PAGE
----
Kent Harrington, a former senior CIA analyst, served as National Intelligence Officer for East Asia, Chief of Station in Asia and CIA's Director of Public Affairs.
Historians, a German philosopher once wrote, are prophets looking backwards. Media industry executives would be wise to reflect on that thought as they contemplate remarks in late January to The New York Times by Steve Bannon, President Trump's chief political strategist who wants to bring their news divisions to heel.
Tensions between the White House and the journalists who cover it come with the territory, as do battles over news stories that can shape a president's reputation or his policies' fate. Even so, relationships inevitably are pragmatic; senior officials need coverage to promote their agendas and reporters need access to do their job. Save for times of historic crisis -- think Richard Nixon's Watergate scandal -- sparring is the norm and all-out warfare rare.
Whatever that old symbiosis, Bannon last month made clear that times have changed. Like Trump's own name-calling whenever reporters are in sight, his call to the Times excoriated the media.  Admonishing the Fourth Estate to "keep its mouth shut" until its reporting conforms to the White House view of reality, alternative facts included, he labeled the press "the opposition party." Coming from the president's political consiglieri, the declaration that the White House sees open antagonism as its default setting was hard to miss.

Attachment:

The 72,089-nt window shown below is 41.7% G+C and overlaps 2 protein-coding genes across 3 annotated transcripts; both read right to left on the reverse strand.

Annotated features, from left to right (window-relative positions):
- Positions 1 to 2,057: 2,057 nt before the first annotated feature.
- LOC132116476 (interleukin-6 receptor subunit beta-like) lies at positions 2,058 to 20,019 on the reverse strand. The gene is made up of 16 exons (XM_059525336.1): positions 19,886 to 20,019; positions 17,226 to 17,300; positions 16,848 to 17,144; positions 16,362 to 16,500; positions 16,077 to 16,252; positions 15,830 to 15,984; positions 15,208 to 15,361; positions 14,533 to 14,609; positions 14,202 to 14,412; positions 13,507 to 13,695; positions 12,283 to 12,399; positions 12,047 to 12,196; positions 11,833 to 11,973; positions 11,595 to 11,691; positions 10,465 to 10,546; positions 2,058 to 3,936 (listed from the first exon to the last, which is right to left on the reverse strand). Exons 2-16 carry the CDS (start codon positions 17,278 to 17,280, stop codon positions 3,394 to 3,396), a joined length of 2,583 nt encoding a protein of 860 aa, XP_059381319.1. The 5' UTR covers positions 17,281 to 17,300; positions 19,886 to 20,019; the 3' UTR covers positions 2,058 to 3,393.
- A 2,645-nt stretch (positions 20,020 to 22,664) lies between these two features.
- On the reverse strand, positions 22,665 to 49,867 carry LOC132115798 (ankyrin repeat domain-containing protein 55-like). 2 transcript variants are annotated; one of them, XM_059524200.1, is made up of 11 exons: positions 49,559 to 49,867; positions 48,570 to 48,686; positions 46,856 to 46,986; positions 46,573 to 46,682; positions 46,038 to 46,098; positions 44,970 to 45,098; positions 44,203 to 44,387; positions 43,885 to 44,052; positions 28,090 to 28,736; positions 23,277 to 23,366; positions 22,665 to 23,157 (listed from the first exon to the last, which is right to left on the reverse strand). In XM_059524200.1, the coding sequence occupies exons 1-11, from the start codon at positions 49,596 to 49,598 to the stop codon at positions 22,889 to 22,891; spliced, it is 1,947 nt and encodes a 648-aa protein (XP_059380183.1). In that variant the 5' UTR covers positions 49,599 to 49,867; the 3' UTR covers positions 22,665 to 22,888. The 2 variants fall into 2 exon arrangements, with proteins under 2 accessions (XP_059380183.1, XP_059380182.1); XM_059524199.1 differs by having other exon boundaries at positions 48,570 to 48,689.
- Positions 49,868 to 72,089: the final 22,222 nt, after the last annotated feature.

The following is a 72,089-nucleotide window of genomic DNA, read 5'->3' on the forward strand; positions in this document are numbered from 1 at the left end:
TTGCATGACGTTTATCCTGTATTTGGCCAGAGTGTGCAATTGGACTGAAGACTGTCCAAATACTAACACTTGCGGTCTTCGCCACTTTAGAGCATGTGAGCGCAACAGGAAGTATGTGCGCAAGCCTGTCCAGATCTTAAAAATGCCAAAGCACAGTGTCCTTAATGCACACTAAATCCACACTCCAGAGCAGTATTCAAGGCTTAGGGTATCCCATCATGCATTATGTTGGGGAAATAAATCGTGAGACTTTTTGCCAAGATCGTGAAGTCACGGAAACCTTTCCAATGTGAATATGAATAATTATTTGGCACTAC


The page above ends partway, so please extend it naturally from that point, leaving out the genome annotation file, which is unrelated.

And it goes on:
Not surprisingly, reporters, editors and the rest of the media establishment have responded professionally, reaffirming their rights and role. From the White House beat to the opinion pages and talk shows, commentary also has been predictable. Its conventional wisdom: The criticism and invective is red meat for the political base, a ploy to keep critics as well as reporters scrambling, and a symptom of Trump's astonishing narcissism when anything less than adulatory reporting greets his performances, no matter the stage.
To be sure, as a tactical play-by-play on Trump's taunts and Bannon's threats the assessments make sense. But they also beg important questions. What does it mean when the president declares war on the press? First Amendment guarantees or not, just how vulnerable are its freedoms under a sustained assault by the country's most powerful political leader? Indeed, like Trump's campaign tactics, if demonizing the media is part of a permanent political strategy, how far can a White House campaign against the Fourth Estate go?
No White House has ever declared its categorical contempt for the press or mounted a jihad against it, making a search in presidential history to find out what may come next little-to-no help. In fact, identifying where an anti-media campaign could lead requires looking beyond the American political experience itself. Examining other current leaders abroad who have turned on the press, in fact, does offer some parallels. Russia and Poland are two places to start.
Over the last several years, Poland's Law and Justice party leader, Jaroslaw Kaczynski, has taken a leaf from Russian President Vladimir Putin's book, walking back post-Soviet era democratic reforms including new curbs on the media. To be sure, in both countries, politics, regulations and business models differ from ours, as does their totalitarian history. Still, as reflections of political agendas that aim at manipulating the media, the record and results of Kaczynski and Putin highlight several areas to watch.
Corrupting the news. Creating the machinery that molds news into propaganda is a core element in controlling the press. For a decade in Russia, Vladimir Putin has offered a master class. Russia's role in the flow of "fake news" in our 2016 presidential campaign is one example of the Kremlin's capabilities; the news environment in Russia demonstrates what can come next. While Russians have reasonably free access to the Web, Putin's media machinery floods the press with government approved, if not authored facts and analysis; the result buries what remains of independent reporting and analysis.